The next class of hearers appear at first sight more hopeful than the wayside hearers. The seed sometimes falls on stony ground, where there is a little light, though dry earth; it soon springs up, but is soon withered by the heat of the sun.

The stony ground hearers receive the word with joy. When they hear the gospel, they attend, they remember, they are delighted, they determine to be Christians; they begin to do many things that are right, but when they find difficulties in their way they change their minds, and become as worldly as before. What is the reason of this? It is that their hearts were never softened by the Holy Spirit. They never were convinced of sin, they never repented. Repentance is the beginning of religion. Our Savior's first sermon was, "Repent." If we think we can be Christians without repentance we are mistaken. We must be brought to see what ungrateful creatures we have been to our best Friend. We must be led to mourn over such ingratitude, and to entreat for pardon and grace. Paul sat three days after his conversion fasting, before Ananias came and said, "Arise and be baptized, and wash away your sins." Christians may feel different degrees of grief; but they all grieve. Those who have felt no godly sorrow will easily be induced to return to the world; they will never consent to make any great sacrifice for Christ's sake. They cannot resolve to give up a brilliant prospect, or to lose an advantageous situation, or to forfeit the favor of honorable people. No! they will sooner give up their religious profession, lose their hopes of heaven, and forfeit the favor of the glorious God.
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« Reply #35 on: April 06, 2008, 03:02:51 PM »

______________________________
Devotional Commentary On The Gospels
by Favell Lee Mortimer ( 1802 - 1878 )
______________________________

April 10

The explanation of the latter part of the parable of the sower
Matthew 13:22-23

Let us now consider the two latter kind of hearers which our Savior has described.

One is the thorny ground hearer — the soil of his heart is not so dry and barren as that of the stony ground hearer. The word sinks into it, and springs up, and blossoms, and buds, and produces fruit; but, alas! not good fruit. What is the reason of this failure? Thorns have grown up with the good seed, and have injured the heavenly plants. The thorns may have appeared very small and insignificant when first the seed was sown, but they increased in strength, and at length destroyed the hopes of the husbandman.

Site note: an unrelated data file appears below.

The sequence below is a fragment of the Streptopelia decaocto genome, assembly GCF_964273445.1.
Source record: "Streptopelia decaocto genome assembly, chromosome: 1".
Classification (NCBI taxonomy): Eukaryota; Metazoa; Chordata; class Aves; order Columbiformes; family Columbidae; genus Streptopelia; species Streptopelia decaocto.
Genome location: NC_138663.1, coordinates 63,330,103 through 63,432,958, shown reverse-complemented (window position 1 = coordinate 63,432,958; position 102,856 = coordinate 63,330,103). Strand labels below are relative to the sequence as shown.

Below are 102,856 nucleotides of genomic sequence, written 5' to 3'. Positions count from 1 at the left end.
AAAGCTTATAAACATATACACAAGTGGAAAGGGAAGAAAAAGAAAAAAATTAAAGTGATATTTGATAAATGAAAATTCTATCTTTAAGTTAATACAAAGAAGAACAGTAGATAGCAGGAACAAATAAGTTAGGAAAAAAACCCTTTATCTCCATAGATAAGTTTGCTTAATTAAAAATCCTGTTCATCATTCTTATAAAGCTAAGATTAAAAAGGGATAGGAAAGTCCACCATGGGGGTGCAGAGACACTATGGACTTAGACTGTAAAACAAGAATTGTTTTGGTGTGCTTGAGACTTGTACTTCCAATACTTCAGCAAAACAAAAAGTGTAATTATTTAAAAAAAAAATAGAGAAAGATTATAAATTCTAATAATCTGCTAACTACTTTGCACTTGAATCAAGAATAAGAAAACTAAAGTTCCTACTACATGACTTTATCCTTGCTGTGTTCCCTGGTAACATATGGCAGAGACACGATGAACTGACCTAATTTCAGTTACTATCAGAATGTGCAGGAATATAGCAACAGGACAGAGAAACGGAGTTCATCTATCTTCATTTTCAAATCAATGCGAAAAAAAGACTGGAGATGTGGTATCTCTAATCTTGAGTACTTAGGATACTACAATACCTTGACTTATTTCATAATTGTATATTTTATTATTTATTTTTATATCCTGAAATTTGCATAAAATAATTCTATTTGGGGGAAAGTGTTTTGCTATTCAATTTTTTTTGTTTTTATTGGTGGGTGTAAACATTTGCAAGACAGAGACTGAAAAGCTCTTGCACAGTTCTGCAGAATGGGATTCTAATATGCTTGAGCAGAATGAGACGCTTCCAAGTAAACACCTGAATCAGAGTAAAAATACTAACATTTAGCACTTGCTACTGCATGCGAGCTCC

We cannot be at a loss to discover what the thorns represent; for our Lord distinctly declared them to be cares, riches, pleasures, and the lusts of other things. There are some people, who, when they hear the word, are arrested, touched, convinced, persuaded. They acknowledge they are sinners, they see Christ is the only Savior; they feel the value of their souls, and they desire to lead a religious life. But their affections are drawn off from God by worldly things. The stony ground hearers were induced to abandon their profession through fear of persecution; the thorny ground hearers, while they continue to make a profession of religion, are enslaved by the love of the world. They attempt to serve God and mammon. What must be the result of such an attempt? Destruction. "For if any man love the world, the love of the Father is not in him."

The world wears many different forms, and tries to win us under various disguises. According to our age, our dispositions, and our circumstances will be our temptations. Pleasure allures the young, and care entangles the old — reputation is the desire of one, ease is preferred by another; but each of these is a thorn, and will prevent the good seed flourishing in the heart. What then can we do to avoid making a fruitless profession? We must apply to God to take the thorns out of our hearts; we cannot do it ourselves, but God is willing to do it for us. He can quench every inordinate desire, he can overthrow every earthly idol; he can come with sovereign power, and reign in our hearts.

No heart by nature is an honest and good heart. "There is none that understands and that seeks after God." Every heart of nature is like the wayside, the stony ground or the thorny ground. God alone can prepare sinners to receive his word. He can plough up the wayside, can take away the stones, and can pluck out the thorns.

There is a gracious promise in the Scriptures that He desires us to remember — "I will take away the stony heart out of your flesh, and I will give you a heart of flesh." Let us plead this promise in prayer. There is abundance of good seed scattered all over this land — thousands of Bibles, and millions of tracts. Why are not more souls converted? The hearts of men are unprepared.